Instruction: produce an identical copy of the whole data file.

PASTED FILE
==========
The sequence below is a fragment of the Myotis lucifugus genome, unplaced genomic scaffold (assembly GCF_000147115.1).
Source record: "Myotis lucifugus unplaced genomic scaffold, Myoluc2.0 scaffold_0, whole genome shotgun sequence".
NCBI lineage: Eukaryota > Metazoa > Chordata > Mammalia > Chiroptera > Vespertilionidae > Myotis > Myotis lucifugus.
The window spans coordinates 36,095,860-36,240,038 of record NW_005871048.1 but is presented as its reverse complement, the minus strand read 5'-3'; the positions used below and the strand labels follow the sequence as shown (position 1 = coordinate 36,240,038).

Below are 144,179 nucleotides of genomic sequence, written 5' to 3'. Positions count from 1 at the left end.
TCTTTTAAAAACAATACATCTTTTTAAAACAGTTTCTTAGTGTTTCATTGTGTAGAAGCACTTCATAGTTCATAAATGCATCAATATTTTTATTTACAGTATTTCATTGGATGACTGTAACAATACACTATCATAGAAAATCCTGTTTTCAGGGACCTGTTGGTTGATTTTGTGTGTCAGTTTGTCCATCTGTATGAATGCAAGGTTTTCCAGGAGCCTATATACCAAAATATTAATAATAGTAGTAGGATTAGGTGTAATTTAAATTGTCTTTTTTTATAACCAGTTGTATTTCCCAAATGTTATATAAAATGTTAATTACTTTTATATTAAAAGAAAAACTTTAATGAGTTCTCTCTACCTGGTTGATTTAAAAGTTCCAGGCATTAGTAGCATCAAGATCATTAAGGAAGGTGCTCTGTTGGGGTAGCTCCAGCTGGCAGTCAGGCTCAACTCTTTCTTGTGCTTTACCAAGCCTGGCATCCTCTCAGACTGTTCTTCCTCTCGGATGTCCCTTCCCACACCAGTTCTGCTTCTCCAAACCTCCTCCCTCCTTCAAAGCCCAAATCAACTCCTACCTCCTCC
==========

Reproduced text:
The sequence below is a fragment of the Myotis lucifugus genome, unplaced genomic scaffold (assembly GCF_000147115.1).
Source record: "Myotis lucifugus unplaced genomic scaffold, Myoluc2.0 scaffold_0, whole genome shotgun sequence".
NCBI lineage: Eukaryota > Metazoa > Chordata > Mammalia > Chiroptera > Vespertilionidae > Myotis > Myotis lucifugus.
The window spans coordinates 36,095,860-36,240,038 of record NW_005871048.1 but is presented as its reverse complement, the minus strand read 5'-3'; the positions used below and the strand labels follow the sequence as shown (position 1 = coordinate 36,240,038).

Below are 144,179 nucleotides of genomic sequence, written 5' to 3'. Positions count from 1 at the left end.
TCTTTTAAAAACAATACATCTTTTTAAAACAGTTTCTTAGTGTTTCATTGTGTAGAAGCACTTCATAGTTCATAAATGCATCAATATTTTTATTTACAGTATTTCATTGGATGACTGTAACAATACACTATCATAGAAAATCCTGTTTTCAGGGACCTGTTGGTTGATTTTGTGTGTCAGTTTGTCCATCTGTATGAATGCAAGGTTTTCCAGGAGCCTATATACCAAAATATTAATAATAGTAGTAGGATTAGGTGTAATTTAAATTGTCTTTTTTTATAACCAGTTGTATTTCCCAAATGTTATATAAAATGTTAATTACTTTTATATTAAAAGAAAAACTTTAATGAGTTCTCTCTACCTGGTTGATTTAAAAGTTCCAGGCATTAGTAGCATCAAGATCATTAAGGAAGGTGCTCTGTTGGGGTAGCTCCAGCTGGCAGTCAGGCTCAACTCTTTCTTGTGCTTTACCAAGCCTGGCATCCTCTCAGACTGTTCTTCCTCTCGGATGTCCCTTCCCACACCAGTTCTGCTTCTCCAAACCTCCTCCCTCCTTCAAAGCCCAAATCAACTCCTACCTCCTCC